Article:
I hesitate to call it a hostel, because as soon as we saw Kaiyue Youth Hostel, we knew it was going to be a good trip. The building itself is an old Christian Church from the 1920's - a five or so story building in the heart of old Qingdao. It was most a hotel attempting to disguise itself as a hostel, and charging you hostel rates. We had two rooms to our selves which were very comfortable and fully furnished, and we had our own bathroom (nicer than all of our bathrooms back here in Qufu). The picture is the room which Olivia, Rachel, and I stayed in. As you can see, not huge, but for a "hostel," it was fantastic.

The lounge/restaurant was the highlight a mood-lit room with big couches and personal booths, with a pool table lit with chill European style hanging lights, playing good ambient music, which blended well with the very relaxing water feature on the back wall made for a great atmosphere. The fare was the best part however - not only did they serve REAL drinks (not just Baijiu and beer), but they had pizza, french fries, western style breakfasts, the whole nine yards. We of course immediately ordered four pizza's which we promptly devoured, laughing hysterically. The hostel was full of other waigoren who were visiting for the festival and I'm sure they thought we were crazy - the pizza wasn't really that good, but to the five of us who had been away from anything resembling comfort food for almost four whole weeks, it was heaven. On Sunday when we left I took several photos of the lounge and upon returning to Qufu I attempted a Panorama of the lounge. It came out okay - well enough for you to see what the hostel lounge looked like.

After our pizza we decided to check out the nightlife and took a taxi across town to a place called The Lennon Bar" which apparently was where a lot of westerners liked to visit. It was pretty empty but there was a live band playing decent music, so we hung out for a bit before heading back to the hostel and eventually on to bed.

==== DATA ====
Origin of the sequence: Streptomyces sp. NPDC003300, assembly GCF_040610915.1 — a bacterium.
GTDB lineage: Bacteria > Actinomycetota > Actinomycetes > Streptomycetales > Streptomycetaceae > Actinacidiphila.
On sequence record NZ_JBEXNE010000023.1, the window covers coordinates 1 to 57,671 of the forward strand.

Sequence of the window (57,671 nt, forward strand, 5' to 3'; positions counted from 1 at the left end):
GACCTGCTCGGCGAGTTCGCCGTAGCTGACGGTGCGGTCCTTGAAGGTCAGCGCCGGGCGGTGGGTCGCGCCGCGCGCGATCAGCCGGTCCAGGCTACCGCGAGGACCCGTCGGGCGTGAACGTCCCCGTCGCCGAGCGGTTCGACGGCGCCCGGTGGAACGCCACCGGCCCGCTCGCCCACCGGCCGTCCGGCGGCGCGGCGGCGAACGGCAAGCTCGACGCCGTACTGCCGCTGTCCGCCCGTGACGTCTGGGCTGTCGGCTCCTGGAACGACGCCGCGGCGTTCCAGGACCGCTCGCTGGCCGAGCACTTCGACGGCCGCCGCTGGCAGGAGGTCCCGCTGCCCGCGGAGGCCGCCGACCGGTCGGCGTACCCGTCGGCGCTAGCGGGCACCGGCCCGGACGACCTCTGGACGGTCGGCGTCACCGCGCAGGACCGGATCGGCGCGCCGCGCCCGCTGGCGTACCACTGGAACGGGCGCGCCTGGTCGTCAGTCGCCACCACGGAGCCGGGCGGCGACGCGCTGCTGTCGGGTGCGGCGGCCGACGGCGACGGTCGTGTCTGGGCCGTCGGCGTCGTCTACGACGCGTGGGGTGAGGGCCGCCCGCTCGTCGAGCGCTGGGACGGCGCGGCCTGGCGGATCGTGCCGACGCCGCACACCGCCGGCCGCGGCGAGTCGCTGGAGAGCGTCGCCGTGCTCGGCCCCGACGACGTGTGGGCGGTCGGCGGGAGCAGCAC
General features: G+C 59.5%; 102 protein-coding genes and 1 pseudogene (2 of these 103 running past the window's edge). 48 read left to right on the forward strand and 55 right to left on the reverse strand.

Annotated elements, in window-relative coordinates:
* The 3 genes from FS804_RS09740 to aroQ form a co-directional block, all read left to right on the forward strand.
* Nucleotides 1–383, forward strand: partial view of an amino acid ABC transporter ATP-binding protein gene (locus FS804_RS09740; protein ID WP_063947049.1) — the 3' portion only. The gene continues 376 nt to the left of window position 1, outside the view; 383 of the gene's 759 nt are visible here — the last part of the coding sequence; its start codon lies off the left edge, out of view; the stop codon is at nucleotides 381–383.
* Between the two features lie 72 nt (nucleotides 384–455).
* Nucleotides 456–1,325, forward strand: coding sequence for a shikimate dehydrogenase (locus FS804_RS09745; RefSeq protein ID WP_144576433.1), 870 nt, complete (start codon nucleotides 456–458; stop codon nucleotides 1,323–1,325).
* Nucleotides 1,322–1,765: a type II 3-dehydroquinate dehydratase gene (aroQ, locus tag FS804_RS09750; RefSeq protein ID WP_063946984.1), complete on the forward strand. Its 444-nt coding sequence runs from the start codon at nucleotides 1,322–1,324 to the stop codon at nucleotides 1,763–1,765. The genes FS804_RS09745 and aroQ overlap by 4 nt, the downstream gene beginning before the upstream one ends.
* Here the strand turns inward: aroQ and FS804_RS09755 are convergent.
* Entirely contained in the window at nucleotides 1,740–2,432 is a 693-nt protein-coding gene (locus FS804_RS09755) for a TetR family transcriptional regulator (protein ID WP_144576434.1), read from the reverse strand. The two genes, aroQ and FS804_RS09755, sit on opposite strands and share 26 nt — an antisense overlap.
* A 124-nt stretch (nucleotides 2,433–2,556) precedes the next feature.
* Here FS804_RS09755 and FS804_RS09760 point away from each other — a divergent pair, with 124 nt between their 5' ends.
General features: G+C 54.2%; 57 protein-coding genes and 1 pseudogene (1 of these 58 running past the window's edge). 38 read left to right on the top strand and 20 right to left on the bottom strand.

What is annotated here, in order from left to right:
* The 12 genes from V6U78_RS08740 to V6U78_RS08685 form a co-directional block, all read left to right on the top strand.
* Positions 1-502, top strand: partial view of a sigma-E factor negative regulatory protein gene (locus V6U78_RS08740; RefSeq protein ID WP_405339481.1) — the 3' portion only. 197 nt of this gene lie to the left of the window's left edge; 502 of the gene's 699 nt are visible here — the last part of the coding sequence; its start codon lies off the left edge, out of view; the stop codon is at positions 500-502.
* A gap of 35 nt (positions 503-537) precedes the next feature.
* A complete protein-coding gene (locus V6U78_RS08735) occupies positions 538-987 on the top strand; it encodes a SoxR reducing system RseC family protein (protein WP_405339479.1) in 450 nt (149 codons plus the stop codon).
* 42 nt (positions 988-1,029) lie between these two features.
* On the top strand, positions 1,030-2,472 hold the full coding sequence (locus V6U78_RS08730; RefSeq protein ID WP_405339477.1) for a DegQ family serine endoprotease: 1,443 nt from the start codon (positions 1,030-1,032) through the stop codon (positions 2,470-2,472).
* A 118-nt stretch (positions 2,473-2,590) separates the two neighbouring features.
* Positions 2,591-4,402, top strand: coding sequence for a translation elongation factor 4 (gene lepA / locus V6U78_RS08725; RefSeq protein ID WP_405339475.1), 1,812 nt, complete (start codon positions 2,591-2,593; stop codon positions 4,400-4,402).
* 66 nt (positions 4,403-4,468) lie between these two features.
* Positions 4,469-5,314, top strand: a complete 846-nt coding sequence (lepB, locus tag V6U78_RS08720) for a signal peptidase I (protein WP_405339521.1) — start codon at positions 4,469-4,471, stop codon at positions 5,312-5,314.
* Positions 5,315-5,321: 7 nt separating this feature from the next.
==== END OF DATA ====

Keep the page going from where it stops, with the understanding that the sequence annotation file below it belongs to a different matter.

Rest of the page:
Saturday morning we woke up around 8:3o or 9 after sleeping peacefully. I tried the "American Style Breakfast" down in the lounge which was mediocre at best... the sausage was more rubber than meat, the "hash brown" was a silver dollar sized portion of something out of a freezer (which I found ironic because potatoes are abundant, and hash browns are one of the FEW things which they could very easily cook from scratch), but the eggs and toast were good. After I filled up on breakfast and the girls had their coffee we headed out to see the sights of Qingdao. We had a map with us and decided to try our luck at walking for a bit, and wound our way through the streets and eventually made our way to the coast. Qingdao has some cool things to see, as witnessed below: I Think my favorite is the sign explaining that it was in fact a "European Style
Street..." The picture of the skyline doesn't do the city justice - this is actually only a small section of the western part of the city. The much newer and much nicer central part of the city isn't pictured. I did However very much enjoy the stark contrast of the mountains rising high above the city just minutes from the water. I also really, really wish I had had climbing shoes, a week, and a whole lot of gear with me when I saw some of these mountains...

After a very fun afternoon enjoying the waterfront and surrounding parts of Qingdao, and after getting a delicious lunch at a place we found on the street, we decided it was definitely time for a visit to the beer festival. Who doesn't love international beer festivals? On our maps was the location of the "Qingdao International Beer City," which appeared to be a bit of a drive away, so instead of paying high taxi fares we took the number 4 bus which took us all the way across town to the beer festival - about a 45 minute ride. It was a very cool drive which ran along the southern border of the city (right on the water for parts) and gave us a very good feel for the layout of Qingdao and what it had to offer.